With. You give yourself a great deal of trouble, Mr. Royston.

Roy. O! hang it! I never spare myself: I must work, to make others work, cousin Withrington; I have got a world of new alterations, going on at Royston-hall; if you would take a trip down to see them.

With. I am no great traveller, sir.

Roy. I have plough'd up the bowling-green, and cut down the elm-trees; I have built new stables, and fill'd up the horse pond; I have dug up the orchard, and pull'd down the old fruit wall, where that odd little temple used to stand.

With. And is the little temple pull'd down too? pray, what has become of your Vicar's sister, Mrs. Mary? we drunk tea with her there, I remember, is she married yet? she was a very modest looking gentlewoman.

Roy. So you remember her too; well I have pull'd down every foot of it, and built a new carthouse with the bricks.—Good commodious stalls for thirty horses, cousin Withrington, they beat Sir John Houndly's all to nothing; it is as clever, a well constructed building as any in the country.

With. Has Sir John built a new house in the country.

Roy. No, no, the stables I say.

With. O you are talking of the stables again.

Roy. But when I get the new addition to the mansion-house finish'd, that will be the grand improvement; the best carpenters' work in the country, my dear sir, all well season'd timber from Norway.

Humph. It is part of a disputed wreck, sir, and if the law suit about the right to it turns out in my master's favour, as it should do, it will be the cheapest built house in the county; O! let his honour alone for making a bargain.

With. So you have got a law suit on your hands, Mr. Royston? I hope you are not much addicted to this kind of amusement, you will find it a very expensive one.

Roy. Bless you, my good sir, I am the most peaceable creature in the world, but I will suffer no man to impose upon me.

With. (smiling.) But you suffer the women sometimes to do so, do you not?

Humph. No, nor the women neither, sir; for it was but t'other day that he prosecuted widow Gibson, for letting her chickens feed amongst his corn, and it was given in his honour's favour, as in right it should have been.

With. (archly.) And who was adjudged to pay the expences of court, Mr. Humphry?

Humph. Ay, to be sure, his honour was obliged to pay that.

With. (archly.) But the widow paid swingingly for it, I suppose.

Humph. Nay 'faith, after all, they but fined her in a sixpence; yet that always shew'd, you know, that she was in the wrong.

With. To be sure, Mr. Humphry, and the sixpence would indemnify your master for the costs of suit.

Humph. Nay, as a body may say, he might as well have let her alone, for any great matter he made of it that way; but it was very wrong in her, you know, sir, to let her hens go amongst his honour's corn, when she knew very well, she was too poor to make up the loss to his honour.

With. Say no more about it, my good Humphry, you have vindicated your master most ably, and I have no doubts at all in regard to the propriety of his conduct.

Humph, (very well pleased.) Ay, thank god, I do sometimes make shift in my poor way to edge in a word for his honour.

Roy. (not so well pleased.) Thou art strangely given to prating this morning. (to Humph.) By the bye, cousin Withrington, I must consult you about my application to his Grace.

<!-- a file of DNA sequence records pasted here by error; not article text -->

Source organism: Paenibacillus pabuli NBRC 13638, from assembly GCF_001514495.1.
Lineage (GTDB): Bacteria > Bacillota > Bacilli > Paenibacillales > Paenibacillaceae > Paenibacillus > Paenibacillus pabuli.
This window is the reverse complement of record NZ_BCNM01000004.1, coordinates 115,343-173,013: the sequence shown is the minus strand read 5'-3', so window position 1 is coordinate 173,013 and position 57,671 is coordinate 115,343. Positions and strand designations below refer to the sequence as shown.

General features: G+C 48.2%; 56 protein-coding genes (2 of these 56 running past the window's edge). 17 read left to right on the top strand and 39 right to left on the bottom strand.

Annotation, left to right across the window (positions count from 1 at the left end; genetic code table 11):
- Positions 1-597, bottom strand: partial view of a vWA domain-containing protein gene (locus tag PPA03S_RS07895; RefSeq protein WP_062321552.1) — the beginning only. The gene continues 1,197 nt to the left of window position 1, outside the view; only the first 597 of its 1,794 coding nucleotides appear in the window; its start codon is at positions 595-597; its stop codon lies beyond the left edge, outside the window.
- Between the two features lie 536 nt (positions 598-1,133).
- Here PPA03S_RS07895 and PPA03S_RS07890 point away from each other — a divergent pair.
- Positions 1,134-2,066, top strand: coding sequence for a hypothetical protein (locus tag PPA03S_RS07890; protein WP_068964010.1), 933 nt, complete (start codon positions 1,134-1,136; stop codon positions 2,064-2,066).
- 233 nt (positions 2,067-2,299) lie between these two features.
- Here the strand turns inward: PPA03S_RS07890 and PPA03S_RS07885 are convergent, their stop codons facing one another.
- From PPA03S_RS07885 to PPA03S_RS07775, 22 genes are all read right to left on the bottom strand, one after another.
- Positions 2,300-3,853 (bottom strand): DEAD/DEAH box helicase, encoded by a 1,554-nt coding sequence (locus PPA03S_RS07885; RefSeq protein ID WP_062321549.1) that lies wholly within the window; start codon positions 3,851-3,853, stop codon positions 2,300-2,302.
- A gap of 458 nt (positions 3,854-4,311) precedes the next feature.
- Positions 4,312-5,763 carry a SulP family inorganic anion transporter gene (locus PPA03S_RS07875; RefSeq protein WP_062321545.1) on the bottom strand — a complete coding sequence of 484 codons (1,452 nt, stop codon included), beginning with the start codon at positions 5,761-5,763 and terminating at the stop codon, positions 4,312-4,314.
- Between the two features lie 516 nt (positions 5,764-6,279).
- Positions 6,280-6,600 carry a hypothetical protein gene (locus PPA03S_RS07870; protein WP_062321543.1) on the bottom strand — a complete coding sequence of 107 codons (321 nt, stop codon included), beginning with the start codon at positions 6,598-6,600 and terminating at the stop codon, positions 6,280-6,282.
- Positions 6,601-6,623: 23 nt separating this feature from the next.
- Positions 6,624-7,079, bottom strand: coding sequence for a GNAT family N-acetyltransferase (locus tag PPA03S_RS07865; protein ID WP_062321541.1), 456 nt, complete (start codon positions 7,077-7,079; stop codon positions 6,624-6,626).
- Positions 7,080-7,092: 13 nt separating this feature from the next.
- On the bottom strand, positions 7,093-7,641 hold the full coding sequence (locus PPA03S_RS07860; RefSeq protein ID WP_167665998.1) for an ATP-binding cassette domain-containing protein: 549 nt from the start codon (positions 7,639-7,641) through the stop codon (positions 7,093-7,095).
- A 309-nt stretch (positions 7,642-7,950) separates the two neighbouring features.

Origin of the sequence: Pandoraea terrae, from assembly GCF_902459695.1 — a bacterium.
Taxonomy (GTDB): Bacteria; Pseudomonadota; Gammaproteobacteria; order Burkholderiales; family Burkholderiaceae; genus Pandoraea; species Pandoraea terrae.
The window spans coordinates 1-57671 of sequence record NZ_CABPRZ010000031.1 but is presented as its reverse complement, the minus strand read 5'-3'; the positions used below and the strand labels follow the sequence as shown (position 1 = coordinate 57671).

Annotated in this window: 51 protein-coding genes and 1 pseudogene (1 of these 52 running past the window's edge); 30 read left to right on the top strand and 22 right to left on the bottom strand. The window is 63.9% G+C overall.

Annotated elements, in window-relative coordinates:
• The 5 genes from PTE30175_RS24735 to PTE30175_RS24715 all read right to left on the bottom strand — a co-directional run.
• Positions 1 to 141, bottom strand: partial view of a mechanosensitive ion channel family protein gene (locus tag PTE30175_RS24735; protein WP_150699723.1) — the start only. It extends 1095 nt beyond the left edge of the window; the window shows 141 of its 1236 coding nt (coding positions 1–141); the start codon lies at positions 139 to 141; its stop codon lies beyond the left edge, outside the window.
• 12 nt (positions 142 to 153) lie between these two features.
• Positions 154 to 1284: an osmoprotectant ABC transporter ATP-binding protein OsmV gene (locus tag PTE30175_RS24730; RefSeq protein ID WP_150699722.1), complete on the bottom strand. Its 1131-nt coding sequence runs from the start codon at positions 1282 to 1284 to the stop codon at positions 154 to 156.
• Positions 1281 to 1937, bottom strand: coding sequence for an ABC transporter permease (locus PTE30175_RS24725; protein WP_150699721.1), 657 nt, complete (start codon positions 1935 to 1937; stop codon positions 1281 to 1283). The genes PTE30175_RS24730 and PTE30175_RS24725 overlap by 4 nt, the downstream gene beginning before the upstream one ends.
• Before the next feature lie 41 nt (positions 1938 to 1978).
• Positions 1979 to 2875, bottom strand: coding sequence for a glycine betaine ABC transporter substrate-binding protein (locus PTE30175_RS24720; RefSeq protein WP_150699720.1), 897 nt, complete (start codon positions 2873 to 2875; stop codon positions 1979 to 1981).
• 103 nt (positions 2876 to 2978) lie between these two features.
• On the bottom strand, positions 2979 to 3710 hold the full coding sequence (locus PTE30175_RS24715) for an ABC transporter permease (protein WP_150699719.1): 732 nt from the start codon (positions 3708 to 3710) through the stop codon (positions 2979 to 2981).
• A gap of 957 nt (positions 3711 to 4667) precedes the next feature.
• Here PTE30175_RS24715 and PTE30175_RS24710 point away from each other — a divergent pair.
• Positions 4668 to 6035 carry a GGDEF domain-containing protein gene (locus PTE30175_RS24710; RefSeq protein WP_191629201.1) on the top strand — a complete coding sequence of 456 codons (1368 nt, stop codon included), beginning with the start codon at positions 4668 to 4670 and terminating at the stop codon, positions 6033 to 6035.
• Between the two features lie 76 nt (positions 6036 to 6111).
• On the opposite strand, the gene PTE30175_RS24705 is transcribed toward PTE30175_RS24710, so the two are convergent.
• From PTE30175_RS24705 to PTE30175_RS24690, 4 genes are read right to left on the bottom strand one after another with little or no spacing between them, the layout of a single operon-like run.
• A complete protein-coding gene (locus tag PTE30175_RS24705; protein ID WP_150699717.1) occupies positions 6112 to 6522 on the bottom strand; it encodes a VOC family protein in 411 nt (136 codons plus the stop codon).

Humph. (aside to Withrington, pulling him by the sleeve.) You forget to ask for the lady, sir.

With. (turning round.) What did you say of his Grace?

Roy. No, no, I should—I meant—did I not say the gracious young lady your niece; I hope she is well?

With. (smiling) She is very well; you shall go home with me, and visit her.

Roy. I am infinitely obliged to you, my worthy good sir, I shall attend you with the greatest pleasure; some ladies have no dislike to a good looking gentleman-like man, although he may be past the bloom of his youth, cousin? however young men do oftener carry the day, I believe, my son George is a good likely fellow, I expect him in Bath every hour, I shall have the honour of following you, my dear sir. Remember my orders Humphry.


Enter Harwood hastily, looking round as if he sought some one, and was disappointed.

Har. (alone.) He is gone, I have miss'd the good uncle of Agnes—what is the matter with me now, that the sound of an old man's voice should agitate me thus? did I not feel it was the sound of something which belong'd to her? in faith! I believe, if her kitten was to mew, I should hasten to hold some intercourse with it.—I can stay in this cursed house no longer, and when I do go out, there is but one way these legs of mine will carry me, the alley which leads to her dwelling—Well, well, I have been but six times there to-day already; I may have a chance of seeing her at last—I'll run after the old gentleman even now—what a delightful witch it is! [Exit hastily.


Withrington's house. Agnes and Mariane, discovered, Mariane reading a letter, and Agnes looking earnestly and gladly in her face.

Ag. My friend Edward is well, I see; pray what does the traveller say for himself?

Mar. (putting up the letter.) You shall read it all by and by, every thing that is pleasant and kind.

Ag. Heaven prosper you both! you are happier than I am with all my fortune, Mariane, you have a right true lover.

Mar. And so have you, Agnes, my Harwood will bear the trial: I have watch'd him closely, and I will venture my word upon him.

Ag. (taking her in her arms.) Now if thou art not deceiv'd, thou art the dearest sweet cousin on earth! (Pausing and looking seriously.) Ah no! it cannot be! I am but an ordinary looking girl, as my uncle says; (with vivacity;) I would it were so!